Op-Ed: Iran Remains the Great Threat in the Middle East
The novelty of the Islamic State, as well as the magnitude of the threat it poses, are greatly exaggerated. Iran remains the main threat to stability in the Middle East. Its journey toward a nuclear arsenal must be stopped.
Iran Capitalizing on a Taste for America’s Biggest Brand
At Mash Donald’s in Tehran, almost everything resembles its American counterpart — everything except the food. CreditNewsha Tavakolian for The New York Times
By THOMAS ERDBRINK AUG. 2, 2015
TEHRAN — Despite the smiling clown, a symbol of the Great Satan’s love for meat, buns and fries, there were no angry mobs punching fists in the air, shouting “Death to America”; nor did the smell of burned American flags permeate this Tehran neighborhood.
It smelled of juicy burgers, flipped by a cheerful Iranian teenager named Jahan. His kitchen was crowned with a flashing logo that looked remarkably similar to the golden arches of McDonald’s, perhaps the best-known symbol of American fast-food imperialism.
The global chain’s other well-known trademark, the white-faced, ever-smiling clown with a red jacket, yellow pants and red oversize shoes, was also present on a large poster waving to lure customers.
No, McDonald’s has not opened in Tehran only weeks after a nuclear deal was reached that will ease international sanctions and possibly portend a change in Iranian revolutionary attitudes toward American companies.
This is Mash Donald’s, Iran ’s homegrown version.
The golden arches and smiling clown suggest McDonald’s, but this restaurant is Mash Donald’s. Credit Newsha Tavakolian for The New York Times
He was rearranging the red plastic chairs outside his hole-in-the-wall restaurant, placing them next to a bright yellow trash can.
Mash Donald’s and other knockoffs of American food culture are increasingly dominating the streets of major Iranian cities, symbols of the increasing disruption to the official revolutionary anti-American narrative that has more or less predominated since the 1979 overthrow of the shah and the siege of the American Embassy.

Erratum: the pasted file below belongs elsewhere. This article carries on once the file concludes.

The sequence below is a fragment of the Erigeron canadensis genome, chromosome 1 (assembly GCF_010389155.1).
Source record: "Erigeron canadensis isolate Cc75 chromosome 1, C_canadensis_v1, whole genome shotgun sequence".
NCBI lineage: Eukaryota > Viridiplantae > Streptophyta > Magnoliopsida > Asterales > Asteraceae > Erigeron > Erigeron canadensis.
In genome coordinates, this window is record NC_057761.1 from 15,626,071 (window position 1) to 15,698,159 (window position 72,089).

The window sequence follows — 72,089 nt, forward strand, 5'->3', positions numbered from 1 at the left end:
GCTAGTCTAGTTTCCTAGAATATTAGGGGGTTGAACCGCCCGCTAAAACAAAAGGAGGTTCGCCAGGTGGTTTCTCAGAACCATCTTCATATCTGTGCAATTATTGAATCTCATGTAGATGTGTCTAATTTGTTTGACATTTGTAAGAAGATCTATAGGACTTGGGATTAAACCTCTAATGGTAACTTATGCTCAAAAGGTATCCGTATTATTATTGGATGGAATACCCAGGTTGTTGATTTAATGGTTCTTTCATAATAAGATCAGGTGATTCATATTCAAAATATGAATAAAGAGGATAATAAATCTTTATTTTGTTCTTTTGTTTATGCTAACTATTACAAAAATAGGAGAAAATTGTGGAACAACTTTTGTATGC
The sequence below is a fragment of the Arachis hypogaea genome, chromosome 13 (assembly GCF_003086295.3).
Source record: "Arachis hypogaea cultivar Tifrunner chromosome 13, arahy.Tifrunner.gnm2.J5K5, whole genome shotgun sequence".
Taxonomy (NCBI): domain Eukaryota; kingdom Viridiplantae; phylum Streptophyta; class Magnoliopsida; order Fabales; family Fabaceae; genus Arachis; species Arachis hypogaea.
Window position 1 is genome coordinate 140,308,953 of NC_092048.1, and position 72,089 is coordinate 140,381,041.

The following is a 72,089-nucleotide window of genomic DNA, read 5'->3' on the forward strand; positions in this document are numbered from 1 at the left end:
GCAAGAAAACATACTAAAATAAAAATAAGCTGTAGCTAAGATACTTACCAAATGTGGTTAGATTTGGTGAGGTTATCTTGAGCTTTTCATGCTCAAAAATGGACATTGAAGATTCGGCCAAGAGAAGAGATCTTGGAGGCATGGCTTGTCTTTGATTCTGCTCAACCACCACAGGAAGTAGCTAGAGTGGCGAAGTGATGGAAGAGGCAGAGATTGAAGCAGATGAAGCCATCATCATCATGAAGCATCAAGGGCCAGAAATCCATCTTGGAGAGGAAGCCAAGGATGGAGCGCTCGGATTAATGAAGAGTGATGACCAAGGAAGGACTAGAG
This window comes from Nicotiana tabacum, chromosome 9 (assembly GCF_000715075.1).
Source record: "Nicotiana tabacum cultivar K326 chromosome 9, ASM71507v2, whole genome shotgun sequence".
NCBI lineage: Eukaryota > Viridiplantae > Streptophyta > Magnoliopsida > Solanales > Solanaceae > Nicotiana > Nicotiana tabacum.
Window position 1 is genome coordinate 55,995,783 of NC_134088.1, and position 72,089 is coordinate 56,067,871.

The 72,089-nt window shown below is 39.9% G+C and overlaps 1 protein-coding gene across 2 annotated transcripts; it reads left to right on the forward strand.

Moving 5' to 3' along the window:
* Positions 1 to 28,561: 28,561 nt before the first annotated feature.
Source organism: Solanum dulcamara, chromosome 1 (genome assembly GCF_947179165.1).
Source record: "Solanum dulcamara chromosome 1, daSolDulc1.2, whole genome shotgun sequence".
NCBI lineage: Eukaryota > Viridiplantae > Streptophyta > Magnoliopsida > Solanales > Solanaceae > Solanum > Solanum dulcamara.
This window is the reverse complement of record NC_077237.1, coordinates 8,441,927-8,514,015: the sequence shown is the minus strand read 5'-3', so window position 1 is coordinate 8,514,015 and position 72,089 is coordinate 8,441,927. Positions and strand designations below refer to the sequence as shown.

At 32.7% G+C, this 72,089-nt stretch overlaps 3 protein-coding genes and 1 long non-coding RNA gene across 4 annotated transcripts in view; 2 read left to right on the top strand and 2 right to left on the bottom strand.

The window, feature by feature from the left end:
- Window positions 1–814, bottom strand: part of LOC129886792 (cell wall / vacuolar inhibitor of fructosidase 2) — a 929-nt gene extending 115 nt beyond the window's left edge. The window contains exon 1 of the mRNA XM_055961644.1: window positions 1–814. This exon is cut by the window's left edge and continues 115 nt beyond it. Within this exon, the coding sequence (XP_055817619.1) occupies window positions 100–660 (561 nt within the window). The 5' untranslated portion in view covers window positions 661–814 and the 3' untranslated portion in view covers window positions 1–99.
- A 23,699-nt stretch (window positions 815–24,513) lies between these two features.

This narrative is about to come under even more pressure if the nuclear agreement succeeds and Western companies return. Iran’s leaders are hoping for major petroleum companies to invest, since the country has some of the world’s largest reserves of oil. The Iranians also need hundreds of airplanes and are seeking partnerships for their technology industries.
But the arrival of foreigners with money and different ideas might also further undermine the values propagated by the state, hard-liners warn. Their message: Foreigners can come, but they cannot bring their symbols of capitalist indulgences.
So when perusers of the corporate website for the real McDonald’s noticed recently that an international franchise application for Iran had been posted, it created quite a buzz here. Some politicians were quick to warn that there would be no McDonald’s in Iran.
In a statement on its website, apparently meant to calm but not kill the speculation, McDonald’s said, “We have not set a firm date for the development of McDonald’s restaurants in Iran,” while also inviting any Iranians interested in a franchise opportunity to complete the application.
Gholamali Haddad Adel, an influential lawmaker, said he was dismayed when looking at the front pages of some Iranian newspapers, seeing their giddy accounts of foreign businesses expected to come to Iran.
“Where is the news of the oppressed people of Yemen? They speak of the return of McDonald’s,” he said in an interview on Khabaronline, a conservative website. “Here lies a danger. They are opening their arms wide for the United States and zealously talk about its companies.”
Iran is not exactly uncharted territory for McDonald’s, which had outlets here before the 1979 revolution.
In 1994, a brave Iranian entrepreneur sought to open an official franchise of the hamburger giant in Tehran, exciting many citizens but also drawing the attention of hard-liners. After two days, the restaurant site was burned down, and the judiciary overruled the Health Ministry decision that had allowed the restaurant to open.
“If I had called my restaurant McDonald’s, I’d get a visit from the hard-liners,” the Mash Donald’s owner said, wearing a red cap embroidered with an M.
“So my son advised me to go for Mash Donald’s,” he said. “It sort of sounds the same.”